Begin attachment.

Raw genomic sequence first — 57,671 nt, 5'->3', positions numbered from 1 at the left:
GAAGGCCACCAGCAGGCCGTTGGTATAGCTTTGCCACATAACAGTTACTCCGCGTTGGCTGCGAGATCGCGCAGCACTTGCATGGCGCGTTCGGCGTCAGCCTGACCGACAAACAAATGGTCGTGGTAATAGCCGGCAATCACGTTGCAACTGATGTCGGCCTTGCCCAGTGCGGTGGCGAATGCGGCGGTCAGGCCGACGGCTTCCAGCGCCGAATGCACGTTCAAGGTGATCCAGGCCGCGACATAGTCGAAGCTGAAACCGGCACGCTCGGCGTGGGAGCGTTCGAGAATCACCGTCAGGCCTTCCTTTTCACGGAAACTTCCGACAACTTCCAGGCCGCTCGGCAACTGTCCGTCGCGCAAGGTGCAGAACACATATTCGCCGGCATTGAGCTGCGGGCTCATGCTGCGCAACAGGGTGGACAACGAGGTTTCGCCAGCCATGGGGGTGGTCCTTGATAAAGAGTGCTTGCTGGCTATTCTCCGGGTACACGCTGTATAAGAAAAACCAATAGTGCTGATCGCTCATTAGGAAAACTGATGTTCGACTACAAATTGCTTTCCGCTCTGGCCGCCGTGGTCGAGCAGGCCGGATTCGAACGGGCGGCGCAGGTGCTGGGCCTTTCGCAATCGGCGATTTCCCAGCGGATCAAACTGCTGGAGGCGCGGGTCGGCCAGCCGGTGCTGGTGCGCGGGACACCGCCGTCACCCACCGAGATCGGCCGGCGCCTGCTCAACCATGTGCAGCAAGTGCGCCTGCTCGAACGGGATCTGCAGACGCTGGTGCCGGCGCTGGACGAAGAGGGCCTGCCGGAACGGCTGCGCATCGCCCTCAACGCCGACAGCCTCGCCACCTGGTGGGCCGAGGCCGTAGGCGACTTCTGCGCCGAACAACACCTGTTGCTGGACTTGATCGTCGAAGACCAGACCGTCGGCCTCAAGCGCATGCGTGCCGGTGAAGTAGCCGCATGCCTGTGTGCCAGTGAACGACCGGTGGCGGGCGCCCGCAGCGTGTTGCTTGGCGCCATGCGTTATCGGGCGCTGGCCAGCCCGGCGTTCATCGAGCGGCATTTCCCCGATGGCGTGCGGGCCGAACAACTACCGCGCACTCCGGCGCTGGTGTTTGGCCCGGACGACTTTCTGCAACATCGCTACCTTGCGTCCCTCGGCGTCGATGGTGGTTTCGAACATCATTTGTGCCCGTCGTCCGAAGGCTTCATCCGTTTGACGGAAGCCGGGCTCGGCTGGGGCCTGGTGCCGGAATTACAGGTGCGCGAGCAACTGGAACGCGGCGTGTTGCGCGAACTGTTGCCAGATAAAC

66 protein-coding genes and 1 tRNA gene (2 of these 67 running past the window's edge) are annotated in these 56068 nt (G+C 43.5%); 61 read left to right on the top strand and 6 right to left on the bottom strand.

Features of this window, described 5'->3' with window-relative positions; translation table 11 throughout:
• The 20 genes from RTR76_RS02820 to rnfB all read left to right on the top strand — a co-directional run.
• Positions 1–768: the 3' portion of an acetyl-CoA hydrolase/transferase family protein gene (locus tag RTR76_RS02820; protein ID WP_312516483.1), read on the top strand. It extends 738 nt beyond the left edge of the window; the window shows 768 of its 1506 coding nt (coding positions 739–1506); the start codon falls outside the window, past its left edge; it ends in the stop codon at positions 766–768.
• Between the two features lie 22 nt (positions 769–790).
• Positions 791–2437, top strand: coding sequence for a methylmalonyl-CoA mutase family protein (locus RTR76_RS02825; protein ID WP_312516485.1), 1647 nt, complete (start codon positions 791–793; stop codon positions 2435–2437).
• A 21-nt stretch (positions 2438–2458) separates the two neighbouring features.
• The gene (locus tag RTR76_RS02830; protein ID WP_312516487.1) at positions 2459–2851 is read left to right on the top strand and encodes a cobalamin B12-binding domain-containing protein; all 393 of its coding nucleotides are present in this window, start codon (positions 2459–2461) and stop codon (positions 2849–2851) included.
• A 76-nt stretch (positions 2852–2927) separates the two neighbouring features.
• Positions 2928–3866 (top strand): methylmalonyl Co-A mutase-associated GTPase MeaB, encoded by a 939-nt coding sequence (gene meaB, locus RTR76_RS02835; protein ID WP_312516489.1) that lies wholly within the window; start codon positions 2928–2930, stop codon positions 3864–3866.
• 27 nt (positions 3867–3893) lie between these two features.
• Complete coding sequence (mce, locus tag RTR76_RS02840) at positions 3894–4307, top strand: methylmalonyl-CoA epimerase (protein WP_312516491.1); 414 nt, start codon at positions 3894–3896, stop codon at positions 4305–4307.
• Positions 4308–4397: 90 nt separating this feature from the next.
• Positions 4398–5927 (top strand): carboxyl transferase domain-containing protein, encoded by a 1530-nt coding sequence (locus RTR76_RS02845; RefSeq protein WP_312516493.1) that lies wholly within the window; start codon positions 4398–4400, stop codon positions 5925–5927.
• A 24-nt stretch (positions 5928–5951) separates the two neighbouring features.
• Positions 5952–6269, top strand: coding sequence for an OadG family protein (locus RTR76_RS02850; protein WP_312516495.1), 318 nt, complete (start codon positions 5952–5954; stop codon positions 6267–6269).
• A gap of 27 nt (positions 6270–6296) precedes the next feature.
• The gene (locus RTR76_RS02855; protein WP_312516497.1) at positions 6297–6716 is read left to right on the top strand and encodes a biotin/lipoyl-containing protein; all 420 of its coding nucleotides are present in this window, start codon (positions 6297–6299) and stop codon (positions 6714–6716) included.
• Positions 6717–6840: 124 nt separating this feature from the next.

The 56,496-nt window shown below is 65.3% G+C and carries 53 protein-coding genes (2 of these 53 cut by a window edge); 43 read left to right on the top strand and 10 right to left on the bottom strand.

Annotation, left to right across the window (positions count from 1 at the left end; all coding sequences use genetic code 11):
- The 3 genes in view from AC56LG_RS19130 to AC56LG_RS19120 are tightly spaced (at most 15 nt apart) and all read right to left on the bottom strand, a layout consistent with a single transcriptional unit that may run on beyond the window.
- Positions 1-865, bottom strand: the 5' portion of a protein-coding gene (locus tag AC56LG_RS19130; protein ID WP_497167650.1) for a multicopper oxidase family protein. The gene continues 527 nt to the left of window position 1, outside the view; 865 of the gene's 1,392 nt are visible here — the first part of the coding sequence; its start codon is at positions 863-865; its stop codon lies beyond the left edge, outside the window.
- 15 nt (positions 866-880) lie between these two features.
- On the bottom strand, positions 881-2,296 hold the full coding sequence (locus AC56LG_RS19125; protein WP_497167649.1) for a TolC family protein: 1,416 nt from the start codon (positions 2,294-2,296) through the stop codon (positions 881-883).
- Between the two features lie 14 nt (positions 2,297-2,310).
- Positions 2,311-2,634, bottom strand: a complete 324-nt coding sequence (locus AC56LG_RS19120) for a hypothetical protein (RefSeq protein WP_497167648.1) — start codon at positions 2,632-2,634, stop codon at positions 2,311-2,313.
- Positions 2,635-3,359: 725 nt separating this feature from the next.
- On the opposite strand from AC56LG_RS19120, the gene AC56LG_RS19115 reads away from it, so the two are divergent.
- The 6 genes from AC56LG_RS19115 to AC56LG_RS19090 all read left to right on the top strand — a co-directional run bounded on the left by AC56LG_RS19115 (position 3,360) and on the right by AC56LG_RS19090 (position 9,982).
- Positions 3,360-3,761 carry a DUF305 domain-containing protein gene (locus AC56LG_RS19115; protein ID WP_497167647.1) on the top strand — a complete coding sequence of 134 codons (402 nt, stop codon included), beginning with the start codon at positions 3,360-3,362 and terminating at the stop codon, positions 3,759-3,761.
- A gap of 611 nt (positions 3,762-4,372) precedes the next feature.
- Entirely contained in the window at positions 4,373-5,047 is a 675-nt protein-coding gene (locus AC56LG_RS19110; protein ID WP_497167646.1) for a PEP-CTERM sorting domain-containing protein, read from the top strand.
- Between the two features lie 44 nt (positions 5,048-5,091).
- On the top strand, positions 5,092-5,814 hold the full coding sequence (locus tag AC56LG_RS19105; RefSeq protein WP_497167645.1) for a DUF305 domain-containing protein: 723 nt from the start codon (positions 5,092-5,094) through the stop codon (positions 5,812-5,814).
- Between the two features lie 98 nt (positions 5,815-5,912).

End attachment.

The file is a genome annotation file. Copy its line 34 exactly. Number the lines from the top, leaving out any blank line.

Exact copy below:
- A gap of 611 nt (positions 3,762-4,372) precedes the next feature.